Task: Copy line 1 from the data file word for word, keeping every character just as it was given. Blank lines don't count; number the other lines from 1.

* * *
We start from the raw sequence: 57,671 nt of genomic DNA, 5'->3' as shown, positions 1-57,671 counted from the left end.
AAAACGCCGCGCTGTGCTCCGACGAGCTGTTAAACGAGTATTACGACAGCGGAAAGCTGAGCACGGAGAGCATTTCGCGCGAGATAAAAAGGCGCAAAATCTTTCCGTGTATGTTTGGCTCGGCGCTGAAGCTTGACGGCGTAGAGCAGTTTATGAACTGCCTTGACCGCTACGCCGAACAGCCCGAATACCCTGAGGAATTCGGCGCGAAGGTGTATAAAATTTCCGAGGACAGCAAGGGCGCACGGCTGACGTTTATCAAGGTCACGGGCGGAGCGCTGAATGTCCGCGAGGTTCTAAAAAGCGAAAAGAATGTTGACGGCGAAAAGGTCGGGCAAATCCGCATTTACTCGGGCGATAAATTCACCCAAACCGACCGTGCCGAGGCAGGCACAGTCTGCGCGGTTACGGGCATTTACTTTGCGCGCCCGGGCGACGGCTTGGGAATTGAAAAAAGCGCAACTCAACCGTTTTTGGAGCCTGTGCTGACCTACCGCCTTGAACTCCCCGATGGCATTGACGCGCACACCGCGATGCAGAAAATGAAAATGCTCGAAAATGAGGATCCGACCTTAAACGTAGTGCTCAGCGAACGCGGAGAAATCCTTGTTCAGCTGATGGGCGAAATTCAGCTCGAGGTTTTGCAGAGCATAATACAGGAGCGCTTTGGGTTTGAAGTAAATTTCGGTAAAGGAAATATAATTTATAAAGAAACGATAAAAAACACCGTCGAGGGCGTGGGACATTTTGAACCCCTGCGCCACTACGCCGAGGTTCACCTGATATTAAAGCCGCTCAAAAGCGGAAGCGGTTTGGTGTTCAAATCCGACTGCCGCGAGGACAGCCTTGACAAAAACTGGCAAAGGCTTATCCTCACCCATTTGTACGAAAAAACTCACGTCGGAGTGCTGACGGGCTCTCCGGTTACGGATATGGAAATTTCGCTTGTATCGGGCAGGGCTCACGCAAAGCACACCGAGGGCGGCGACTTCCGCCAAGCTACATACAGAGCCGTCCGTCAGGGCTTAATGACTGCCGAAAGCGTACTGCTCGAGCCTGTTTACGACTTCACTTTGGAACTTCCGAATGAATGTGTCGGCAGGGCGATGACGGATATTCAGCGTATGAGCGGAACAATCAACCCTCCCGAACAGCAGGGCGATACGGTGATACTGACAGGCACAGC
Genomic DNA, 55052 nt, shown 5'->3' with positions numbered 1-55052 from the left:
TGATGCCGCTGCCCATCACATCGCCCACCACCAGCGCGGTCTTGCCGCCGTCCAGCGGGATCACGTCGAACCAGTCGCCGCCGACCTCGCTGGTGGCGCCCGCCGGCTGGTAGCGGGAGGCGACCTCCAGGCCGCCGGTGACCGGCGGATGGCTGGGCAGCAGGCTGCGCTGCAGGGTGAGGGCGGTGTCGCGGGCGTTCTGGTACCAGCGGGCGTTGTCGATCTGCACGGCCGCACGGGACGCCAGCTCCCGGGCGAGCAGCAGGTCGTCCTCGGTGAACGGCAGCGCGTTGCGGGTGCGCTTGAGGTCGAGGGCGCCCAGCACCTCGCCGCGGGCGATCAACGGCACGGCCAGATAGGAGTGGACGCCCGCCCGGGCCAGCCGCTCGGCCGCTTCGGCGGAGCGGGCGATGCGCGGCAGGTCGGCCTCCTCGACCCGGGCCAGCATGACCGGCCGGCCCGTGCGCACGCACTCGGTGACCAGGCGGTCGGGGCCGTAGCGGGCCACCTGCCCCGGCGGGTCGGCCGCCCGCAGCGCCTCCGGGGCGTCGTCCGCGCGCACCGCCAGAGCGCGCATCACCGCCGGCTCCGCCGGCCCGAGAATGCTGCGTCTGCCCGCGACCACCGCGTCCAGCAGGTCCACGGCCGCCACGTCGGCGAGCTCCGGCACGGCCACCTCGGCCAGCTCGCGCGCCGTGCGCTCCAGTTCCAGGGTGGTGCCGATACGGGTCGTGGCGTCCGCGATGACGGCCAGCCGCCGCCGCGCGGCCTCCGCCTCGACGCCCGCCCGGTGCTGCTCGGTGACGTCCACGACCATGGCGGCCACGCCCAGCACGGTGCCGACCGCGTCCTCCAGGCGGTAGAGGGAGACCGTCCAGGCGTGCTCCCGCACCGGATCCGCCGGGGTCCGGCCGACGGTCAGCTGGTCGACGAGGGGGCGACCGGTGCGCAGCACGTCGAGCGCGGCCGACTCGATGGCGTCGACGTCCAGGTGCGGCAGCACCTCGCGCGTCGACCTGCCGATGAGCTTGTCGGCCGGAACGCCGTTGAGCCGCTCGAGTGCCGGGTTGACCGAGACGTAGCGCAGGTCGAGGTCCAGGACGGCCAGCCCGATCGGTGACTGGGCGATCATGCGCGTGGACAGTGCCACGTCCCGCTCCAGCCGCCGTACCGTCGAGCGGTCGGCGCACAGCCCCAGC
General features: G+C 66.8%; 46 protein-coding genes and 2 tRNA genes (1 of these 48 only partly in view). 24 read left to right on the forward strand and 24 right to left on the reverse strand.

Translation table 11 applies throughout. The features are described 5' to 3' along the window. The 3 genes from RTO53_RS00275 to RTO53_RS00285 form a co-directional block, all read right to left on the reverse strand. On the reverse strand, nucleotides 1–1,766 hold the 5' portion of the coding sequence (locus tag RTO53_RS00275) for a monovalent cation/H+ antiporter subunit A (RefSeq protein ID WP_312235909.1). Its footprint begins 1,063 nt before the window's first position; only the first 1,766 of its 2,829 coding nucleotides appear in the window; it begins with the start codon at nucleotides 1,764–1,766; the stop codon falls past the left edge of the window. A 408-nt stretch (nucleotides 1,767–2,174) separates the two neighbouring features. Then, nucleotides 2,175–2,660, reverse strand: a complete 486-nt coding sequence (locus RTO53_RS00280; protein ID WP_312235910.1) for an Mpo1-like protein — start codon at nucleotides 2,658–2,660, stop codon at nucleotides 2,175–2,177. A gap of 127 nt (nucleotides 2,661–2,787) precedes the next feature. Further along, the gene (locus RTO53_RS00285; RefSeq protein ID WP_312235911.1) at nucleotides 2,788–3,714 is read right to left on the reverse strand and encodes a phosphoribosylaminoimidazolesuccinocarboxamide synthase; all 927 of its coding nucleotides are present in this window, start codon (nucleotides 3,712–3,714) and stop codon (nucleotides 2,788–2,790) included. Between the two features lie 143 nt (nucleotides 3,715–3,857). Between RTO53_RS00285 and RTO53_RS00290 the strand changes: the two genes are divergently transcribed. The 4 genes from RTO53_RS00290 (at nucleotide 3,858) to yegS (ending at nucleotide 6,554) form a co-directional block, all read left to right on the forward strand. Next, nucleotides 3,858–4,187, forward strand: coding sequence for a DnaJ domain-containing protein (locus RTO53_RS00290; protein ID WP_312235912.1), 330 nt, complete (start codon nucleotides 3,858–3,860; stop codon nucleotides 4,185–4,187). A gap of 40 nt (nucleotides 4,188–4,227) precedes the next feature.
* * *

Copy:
We start from the raw sequence: 57,671 nt of genomic DNA, 5'->3' as shown, positions 1-57,671 counted from the left end.